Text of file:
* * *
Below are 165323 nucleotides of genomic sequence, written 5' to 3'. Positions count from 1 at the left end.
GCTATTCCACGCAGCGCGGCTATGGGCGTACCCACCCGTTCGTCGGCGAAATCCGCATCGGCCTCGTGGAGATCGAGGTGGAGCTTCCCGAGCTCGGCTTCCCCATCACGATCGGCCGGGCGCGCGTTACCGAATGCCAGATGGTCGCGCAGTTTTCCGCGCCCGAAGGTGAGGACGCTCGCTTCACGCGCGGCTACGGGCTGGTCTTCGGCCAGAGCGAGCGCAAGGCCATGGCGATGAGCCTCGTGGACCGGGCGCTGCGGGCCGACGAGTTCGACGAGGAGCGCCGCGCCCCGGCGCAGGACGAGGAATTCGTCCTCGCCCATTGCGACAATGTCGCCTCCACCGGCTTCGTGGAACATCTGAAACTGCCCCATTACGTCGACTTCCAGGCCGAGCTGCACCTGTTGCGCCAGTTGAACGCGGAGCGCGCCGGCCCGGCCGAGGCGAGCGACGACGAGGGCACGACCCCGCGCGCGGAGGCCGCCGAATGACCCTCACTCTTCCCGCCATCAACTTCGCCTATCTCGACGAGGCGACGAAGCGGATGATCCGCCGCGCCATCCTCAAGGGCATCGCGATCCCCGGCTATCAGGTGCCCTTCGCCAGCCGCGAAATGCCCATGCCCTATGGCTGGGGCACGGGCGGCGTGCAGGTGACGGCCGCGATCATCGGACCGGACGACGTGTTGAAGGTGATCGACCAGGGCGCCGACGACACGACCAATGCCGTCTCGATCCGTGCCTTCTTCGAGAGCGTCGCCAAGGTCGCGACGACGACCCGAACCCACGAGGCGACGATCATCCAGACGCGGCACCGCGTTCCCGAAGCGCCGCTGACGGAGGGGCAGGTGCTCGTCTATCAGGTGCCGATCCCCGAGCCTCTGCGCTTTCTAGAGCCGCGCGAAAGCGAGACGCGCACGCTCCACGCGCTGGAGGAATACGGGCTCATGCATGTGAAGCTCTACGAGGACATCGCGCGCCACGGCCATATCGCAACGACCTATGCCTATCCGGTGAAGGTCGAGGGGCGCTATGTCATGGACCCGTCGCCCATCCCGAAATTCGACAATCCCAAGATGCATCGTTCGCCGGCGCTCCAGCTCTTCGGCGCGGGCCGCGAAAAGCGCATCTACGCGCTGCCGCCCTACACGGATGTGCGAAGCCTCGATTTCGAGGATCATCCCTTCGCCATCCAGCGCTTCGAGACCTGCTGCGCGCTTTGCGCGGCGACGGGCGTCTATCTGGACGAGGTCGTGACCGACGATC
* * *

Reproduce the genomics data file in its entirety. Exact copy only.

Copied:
Below are 165323 nucleotides of genomic sequence, written 5' to 3'. Positions count from 1 at the left end.
GCTATTCCACGCAGCGCGGCTATGGGCGTACCCACCCGTTCGTCGGCGAAATCCGCATCGGCCTCGTGGAGATCGAGGTGGAGCTTCCCGAGCTCGGCTTCCCCATCACGATCGGCCGGGCGCGCGTTACCGAATGCCAGATGGTCGCGCAGTTTTCCGCGCCCGAAGGTGAGGACGCTCGCTTCACGCGCGGCTACGGGCTGGTCTTCGGCCAGAGCGAGCGCAAGGCCATGGCGATGAGCCTCGTGGACCGGGCGCTGCGGGCCGACGAGTTCGACGAGGAGCGCCGCGCCCCGGCGCAGGACGAGGAATTCGTCCTCGCCCATTGCGACAATGTCGCCTCCACCGGCTTCGTGGAACATCTGAAACTGCCCCATTACGTCGACTTCCAGGCCGAGCTGCACCTGTTGCGCCAGTTGAACGCGGAGCGCGCCGGCCCGGCCGAGGCGAGCGACGACGAGGGCACGACCCCGCGCGCGGAGGCCGCCGAATGACCCTCACTCTTCCCGCCATCAACTTCGCCTATCTCGACGAGGCGACGAAGCGGATGATCCGCCGCGCCATCCTCAAGGGCATCGCGATCCCCGGCTATCAGGTGCCCTTCGCCAGCCGCGAAATGCCCATGCCCTATGGCTGGGGCACGGGCGGCGTGCAGGTGACGGCCGCGATCATCGGACCGGACGACGTGTTGAAGGTGATCGACCAGGGCGCCGACGACACGACCAATGCCGTCTCGATCCGTGCCTTCTTCGAGAGCGTCGCCAAGGTCGCGACGACGACCCGAACCCACGAGGCGACGATCATCCAGACGCGGCACCGCGTTCCCGAAGCGCCGCTGACGGAGGGGCAGGTGCTCGTCTATCAGGTGCCGATCCCCGAGCCTCTGCGCTTTCTAGAGCCGCGCGAAAGCGAGACGCGCACGCTCCACGCGCTGGAGGAATACGGGCTCATGCATGTGAAGCTCTACGAGGACATCGCGCGCCACGGCCATATCGCAACGACCTATGCCTATCCGGTGAAGGTCGAGGGGCGCTATGTCATGGACCCGTCGCCCATCCCGAAATTCGACAATCCCAAGATGCATCGTTCGCCGGCGCTCCAGCTCTTCGGCGCGGGCCGCGAAAAGCGCATCTACGCGCTGCCGCCCTACACGGATGTGCGAAGCCTCGATTTCGAGGATCATCCCTTCGCCATCCAGCGCTTCGAGACCTGCTGCGCGCTTTGCGCGGCGACGGGCGTCTATCTGGACGAGGTCGTGACCGACGATC